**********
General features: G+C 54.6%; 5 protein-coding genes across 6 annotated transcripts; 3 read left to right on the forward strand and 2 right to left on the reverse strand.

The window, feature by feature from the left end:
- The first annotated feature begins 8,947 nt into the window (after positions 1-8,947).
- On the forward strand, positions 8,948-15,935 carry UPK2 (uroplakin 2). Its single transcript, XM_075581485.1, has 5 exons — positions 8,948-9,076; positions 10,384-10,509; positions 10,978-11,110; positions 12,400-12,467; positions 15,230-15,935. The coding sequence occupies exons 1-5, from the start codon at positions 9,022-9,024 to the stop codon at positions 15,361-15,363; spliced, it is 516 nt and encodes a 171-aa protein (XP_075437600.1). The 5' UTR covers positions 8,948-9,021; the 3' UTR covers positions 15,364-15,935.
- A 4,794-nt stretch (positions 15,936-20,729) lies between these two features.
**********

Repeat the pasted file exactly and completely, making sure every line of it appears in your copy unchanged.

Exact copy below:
General features: G+C 54.6%; 5 protein-coding genes across 6 annotated transcripts; 3 read left to right on the forward strand and 2 right to left on the reverse strand.

The window, feature by feature from the left end:
- The first annotated feature begins 8,947 nt into the window (after positions 1-8,947).
- On the forward strand, positions 8,948-15,935 carry UPK2 (uroplakin 2). Its single transcript, XM_075581485.1, has 5 exons — positions 8,948-9,076; positions 10,384-10,509; positions 10,978-11,110; positions 12,400-12,467; positions 15,230-15,935. The coding sequence occupies exons 1-5, from the start codon at positions 9,022-9,024 to the stop codon at positions 15,361-15,363; spliced, it is 516 nt and encodes a 171-aa protein (XP_075437600.1). The 5' UTR covers positions 8,948-9,021; the 3' UTR covers positions 15,364-15,935.
- A 4,794-nt stretch (positions 15,936-20,729) lies between these two features.